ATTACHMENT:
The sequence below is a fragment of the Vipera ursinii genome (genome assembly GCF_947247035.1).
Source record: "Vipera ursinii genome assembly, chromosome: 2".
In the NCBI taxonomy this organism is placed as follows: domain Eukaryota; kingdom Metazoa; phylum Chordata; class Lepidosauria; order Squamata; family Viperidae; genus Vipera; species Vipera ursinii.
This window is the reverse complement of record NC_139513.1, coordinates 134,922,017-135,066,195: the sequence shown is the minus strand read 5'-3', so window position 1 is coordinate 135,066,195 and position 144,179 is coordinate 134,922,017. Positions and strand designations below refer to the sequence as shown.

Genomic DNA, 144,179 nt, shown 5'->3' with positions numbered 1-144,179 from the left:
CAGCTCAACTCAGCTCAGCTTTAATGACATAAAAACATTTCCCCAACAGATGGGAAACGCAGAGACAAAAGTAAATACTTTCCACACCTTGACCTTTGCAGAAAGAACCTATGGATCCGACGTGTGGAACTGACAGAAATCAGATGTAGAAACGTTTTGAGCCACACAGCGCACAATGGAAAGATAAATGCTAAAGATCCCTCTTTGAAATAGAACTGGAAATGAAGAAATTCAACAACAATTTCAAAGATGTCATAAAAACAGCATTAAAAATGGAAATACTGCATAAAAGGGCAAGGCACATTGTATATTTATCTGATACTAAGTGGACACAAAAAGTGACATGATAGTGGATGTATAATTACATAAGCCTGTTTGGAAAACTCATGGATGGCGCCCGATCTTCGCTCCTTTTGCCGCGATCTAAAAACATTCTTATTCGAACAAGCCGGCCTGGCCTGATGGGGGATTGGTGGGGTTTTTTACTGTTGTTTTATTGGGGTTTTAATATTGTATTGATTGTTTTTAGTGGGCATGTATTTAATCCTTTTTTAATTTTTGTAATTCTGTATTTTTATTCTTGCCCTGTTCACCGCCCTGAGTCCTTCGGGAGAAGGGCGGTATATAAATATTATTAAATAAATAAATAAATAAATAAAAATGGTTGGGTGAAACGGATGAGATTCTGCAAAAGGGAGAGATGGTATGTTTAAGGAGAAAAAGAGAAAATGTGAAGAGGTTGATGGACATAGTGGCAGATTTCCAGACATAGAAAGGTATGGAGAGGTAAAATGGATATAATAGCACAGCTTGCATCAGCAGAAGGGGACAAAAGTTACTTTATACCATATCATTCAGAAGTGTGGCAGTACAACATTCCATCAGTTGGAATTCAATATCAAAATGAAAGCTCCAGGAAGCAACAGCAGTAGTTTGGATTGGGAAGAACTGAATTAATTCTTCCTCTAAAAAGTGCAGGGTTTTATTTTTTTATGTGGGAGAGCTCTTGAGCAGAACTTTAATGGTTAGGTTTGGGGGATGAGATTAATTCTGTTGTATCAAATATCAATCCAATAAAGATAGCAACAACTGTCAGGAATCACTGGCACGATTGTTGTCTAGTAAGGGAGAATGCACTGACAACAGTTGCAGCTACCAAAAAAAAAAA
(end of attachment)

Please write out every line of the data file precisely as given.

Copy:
The sequence below is a fragment of the Vipera ursinii genome (genome assembly GCF_947247035.1).
Source record: "Vipera ursinii genome assembly, chromosome: 2".
In the NCBI taxonomy this organism is placed as follows: domain Eukaryota; kingdom Metazoa; phylum Chordata; class Lepidosauria; order Squamata; family Viperidae; genus Vipera; species Vipera ursinii.
This window is the reverse complement of record NC_139513.1, coordinates 134,922,017-135,066,195: the sequence shown is the minus strand read 5'-3', so window position 1 is coordinate 135,066,195 and position 144,179 is coordinate 134,922,017. Positions and strand designations below refer to the sequence as shown.

Genomic DNA, 144,179 nt, shown 5'->3' with positions numbered 1-144,179 from the left:
CAGCTCAACTCAGCTCAGCTTTAATGACATAAAAACATTTCCCCAACAGATGGGAAACGCAGAGACAAAAGTAAATACTTTCCACACCTTGACCTTTGCAGAAAGAACCTATGGATCCGACGTGTGGAACTGACAGAAATCAGATGTAGAAACGTTTTGAGCCACACAGCGCACAATGGAAAGATAAATGCTAAAGATCCCTCTTTGAAATAGAACTGGAAATGAAGAAATTCAACAACAATTTCAAAGATGTCATAAAAACAGCATTAAAAATGGAAATACTGCATAAAAGGGCAAGGCACATTGTATATTTATCTGATACTAAGTGGACACAAAAAGTGACATGATAGTGGATGTATAATTACATAAGCCTGTTTGGAAAACTCATGGATGGCGCCCGATCTTCGCTCCTTTTGCCGCGATCTAAAAACATTCTTATTCGAACAAGCCGGCCTGGCCTGATGGGGGATTGGTGGGGTTTTTTACTGTTGTTTTATTGGGGTTTTAATATTGTATTGATTGTTTTTAGTGGGCATGTATTTAATCCTTTTTTAATTTTTGTAATTCTGTATTTTTATTCTTGCCCTGTTCACCGCCCTGAGTCCTTCGGGAGAAGGGCGGTATATAAATATTATTAAATAAATAAATAAATAAATAAAAATGGTTGGGTGAAACGGATGAGATTCTGCAAAAGGGAGAGATGGTATGTTTAAGGAGAAAAAGAGAAAATGTGAAGAGGTTGATGGACATAGTGGCAGATTTCCAGACATAGAAAGGTATGGAGAGGTAAAATGGATATAATAGCACAGCTTGCATCAGCAGAAGGGGACAAAAGTTACTTTATACCATATCATTCAGAAGTGTGGCAGTACAACATTCCATCAGTTGGAATTCAATATCAAAATGAAAGCTCCAGGAAGCAACAGCAGTAGTTTGGATTGGGAAGAACTGAATTAATTCTTCCTCTAAAAAGTGCAGGGTTTTATTTTTTTATGTGGGAGAGCTCTTGAGCAGAACTTTAATGGTTAGGTTTGGGGGATGAGATTAATTCTGTTGTATCAAATATCAATCCAATAAAGATAGCAACAACTGTCAGGAATCACTGGCACGATTGTTGTCTAGTAAGGGAGAATGCACTGACAACAGTTGCAGCTACCAAAAAAAAAAA